California condor reintroduction partners are expanding voluntary lead reduction efforts towards new groups in Arizona that can also help keep condors from ingesting lead as the birds scavenge carcasses other than big game that might contain lead.

USDA Seeks Partner Proposals to Protect Critical Wetlands
Agriculture Secretary Tom Vilsack has announced the availability of $17.5 million in financial and technical assistance to help eligible conservation partners voluntarily protect, restore and enhance critical wetlands on private and tribal agricultural lands.

Study: Seabirds Bring Contaminants to Land Ecosystems
Researchers found that seabirds are transporting chemicals they pick up from the ocean to island habitats off the eastern shore of Nova Scotia.
Images: Mark Mallory
Migratory seabirds carry the marine pollution they ingest at sea back to their nesting sites on land, according to a new study.

"It is yet another example of unintended effects of ocean pollution on species that you might not expect," said Mark Mallory, a Canada research chair and associate biology professor at Acadia University in Nova Scotia and the lead author of a study published recently in the journal Water, Air & Soil Pollution.

Mallory has conducted previous studies in the Arctic where it's easier to see the effects of the chemicals that seabirds bring when they nest inland. The birds generally spread out and feed in a large area of ocean, returning to relatively small colonies where the birds regurgitate food, defecate and sometimes die. All of this contains nitrogen, phosphorous and other chemicals that create "lush patches of vegetation" in the otherwise barren landscape.

A partially completed Herring Gull nest, one of the semi-colonial birds that transport contaminants to these islands.
"It's really obvious there that the areas are so starved for nutrients that the areas just light up like beacons with plants," Mallory said. "It's like fertilizing your garden."

Further south in Canada, the ecosystems aren't as starved for fertilizer and nutrients. But Mallory suspected changes might be occurring in the vegetation and microfauna nonetheless due to the chemicals seabirds were bringing in.

Researchers examined the soil on islands off the coast of Nova Scotia that are inhabited by birds as well as islands with no seabirds. They found that the islands with birds had accumulated and biomagnified chemicals like selenium, zinc and arsenic.

"For quite a few of those islands the concentrations exceeded the soil quality guidelines for the protection of environment health."

Mallory said that they didn't search for other chemicals like DDT or PCBs as the process for checking for these things is more expensive, but he would guess that they were being brought in by the birds as well.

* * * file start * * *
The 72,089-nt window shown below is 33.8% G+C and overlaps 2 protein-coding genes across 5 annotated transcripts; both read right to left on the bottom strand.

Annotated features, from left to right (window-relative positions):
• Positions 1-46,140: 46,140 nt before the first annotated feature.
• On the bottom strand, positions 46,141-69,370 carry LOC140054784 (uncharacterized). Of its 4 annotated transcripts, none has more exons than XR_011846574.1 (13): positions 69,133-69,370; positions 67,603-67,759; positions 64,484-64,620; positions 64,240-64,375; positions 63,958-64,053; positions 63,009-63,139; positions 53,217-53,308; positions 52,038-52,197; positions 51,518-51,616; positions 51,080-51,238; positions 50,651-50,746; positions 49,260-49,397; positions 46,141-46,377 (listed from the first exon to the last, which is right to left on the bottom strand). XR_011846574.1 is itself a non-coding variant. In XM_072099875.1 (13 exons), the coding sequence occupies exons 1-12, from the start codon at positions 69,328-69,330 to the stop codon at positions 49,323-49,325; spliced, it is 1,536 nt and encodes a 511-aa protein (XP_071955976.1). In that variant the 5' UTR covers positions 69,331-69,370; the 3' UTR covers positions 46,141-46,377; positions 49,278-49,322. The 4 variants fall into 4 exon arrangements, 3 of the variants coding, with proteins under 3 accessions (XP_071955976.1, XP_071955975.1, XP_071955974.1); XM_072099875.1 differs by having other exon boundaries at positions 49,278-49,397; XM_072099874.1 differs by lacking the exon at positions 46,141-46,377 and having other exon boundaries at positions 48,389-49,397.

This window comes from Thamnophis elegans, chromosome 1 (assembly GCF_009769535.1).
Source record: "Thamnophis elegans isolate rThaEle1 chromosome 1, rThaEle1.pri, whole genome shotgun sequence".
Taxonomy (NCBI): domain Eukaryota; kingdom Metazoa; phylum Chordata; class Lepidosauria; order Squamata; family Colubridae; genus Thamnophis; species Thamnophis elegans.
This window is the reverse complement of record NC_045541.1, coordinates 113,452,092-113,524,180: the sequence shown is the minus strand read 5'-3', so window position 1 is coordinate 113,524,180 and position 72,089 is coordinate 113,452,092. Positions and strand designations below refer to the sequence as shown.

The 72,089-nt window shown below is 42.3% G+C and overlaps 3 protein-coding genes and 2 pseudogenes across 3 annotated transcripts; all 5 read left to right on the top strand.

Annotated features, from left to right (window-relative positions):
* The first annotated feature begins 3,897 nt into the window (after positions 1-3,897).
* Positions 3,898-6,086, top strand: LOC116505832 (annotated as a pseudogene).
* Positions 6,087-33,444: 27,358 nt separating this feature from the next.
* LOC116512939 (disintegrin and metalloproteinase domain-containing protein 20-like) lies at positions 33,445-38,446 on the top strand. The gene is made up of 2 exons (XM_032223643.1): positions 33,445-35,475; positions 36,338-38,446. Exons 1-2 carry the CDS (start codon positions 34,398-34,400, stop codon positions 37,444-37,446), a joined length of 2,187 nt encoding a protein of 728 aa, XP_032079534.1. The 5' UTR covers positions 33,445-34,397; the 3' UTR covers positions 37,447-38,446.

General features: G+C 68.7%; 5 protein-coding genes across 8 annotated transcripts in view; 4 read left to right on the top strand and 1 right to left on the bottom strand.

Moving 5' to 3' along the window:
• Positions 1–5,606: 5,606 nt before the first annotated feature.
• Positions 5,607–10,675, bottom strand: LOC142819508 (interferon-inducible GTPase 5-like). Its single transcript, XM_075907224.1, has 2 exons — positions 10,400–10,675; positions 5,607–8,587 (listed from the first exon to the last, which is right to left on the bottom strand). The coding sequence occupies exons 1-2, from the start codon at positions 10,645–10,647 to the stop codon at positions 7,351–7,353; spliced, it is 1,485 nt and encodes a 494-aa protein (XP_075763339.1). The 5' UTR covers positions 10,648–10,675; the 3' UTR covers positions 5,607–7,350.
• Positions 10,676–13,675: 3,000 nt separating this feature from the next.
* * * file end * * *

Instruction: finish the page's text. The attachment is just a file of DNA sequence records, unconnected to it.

Researcher Lewis Mahon with an eider. He and a team followed different bird species to see whether the birds transported chemical pollution found in the sea into land ecosystems.
He also said there was a difference between which birds colonized an island in terms of imported pollution. Birds like Arctic terns (Sterna paradisaea) or gull species carry more chemicals because they feed on bigger fish higher up on the food chain than common eiders (Somateria mollissima), which tend to diver deeper to eat mussels and other species lower on the food chain. Chemicals often accumulate in species higher up on the food chain.

Some species such as cormorants absorb so much nitrogen that they drastically change environments where they live, burning out the local vegetation with their feces. It gets so bad that they must move their colonies from place to place.

Mallory conducted another recent study that discovered game waterfowl like mallards (Anas platyrhynchos) and black ducks (Anas rubripes) more commonly associated with land are also ingesting plastic and garbage metal while wintering along coastlines of eastern Canada.

He said that all of these things can pile the stress on birds, which are already facing threats from hunting, oil spills, wind farms and other factors.

"Now we are also stressing them by sublethal levels of contaminants."

He said the logical next step is to examine whether the chemicals these birds bring in impact other species on the terrestrial food chain including insects or small mammals.

"We know it's going on, is it having an effect on something else?"

--Joshua Rapp Learn,
Science Writer for The Wildlife Society

July 18 - July 19
July 29 - Aug. 1
July 31 - Aug. 2
Aug. 12 - Aug. 16
Aug. 15
Sept. 10 - Sept. 13
2015 Midwest Birding Symposium
Bay City, Mich.
Sept. 10 - Sept. 14
Yampa Valley Crane Festival
Steamboat Springs, Colo.
Sept. 11 - Sept. 13
Hummingbird Migration celebration
Holly Springs, Miss.
Sept. 12
Feliciana Hummingbird Celebration
St. Francisville, La.
Sept. 12
Sept. 16 - Sept. 20
ABA's Olympic Peninsula Birding Rally
Port Angeles and Ocean Shores, Wash.
Sept. 17 - Sept. 20
Hummerbird Festival
Rockport, Tex.
Sept. 24 - Sept. 30
Little St. Simons Island Fall Birding
Little St. Simons Island, Ga.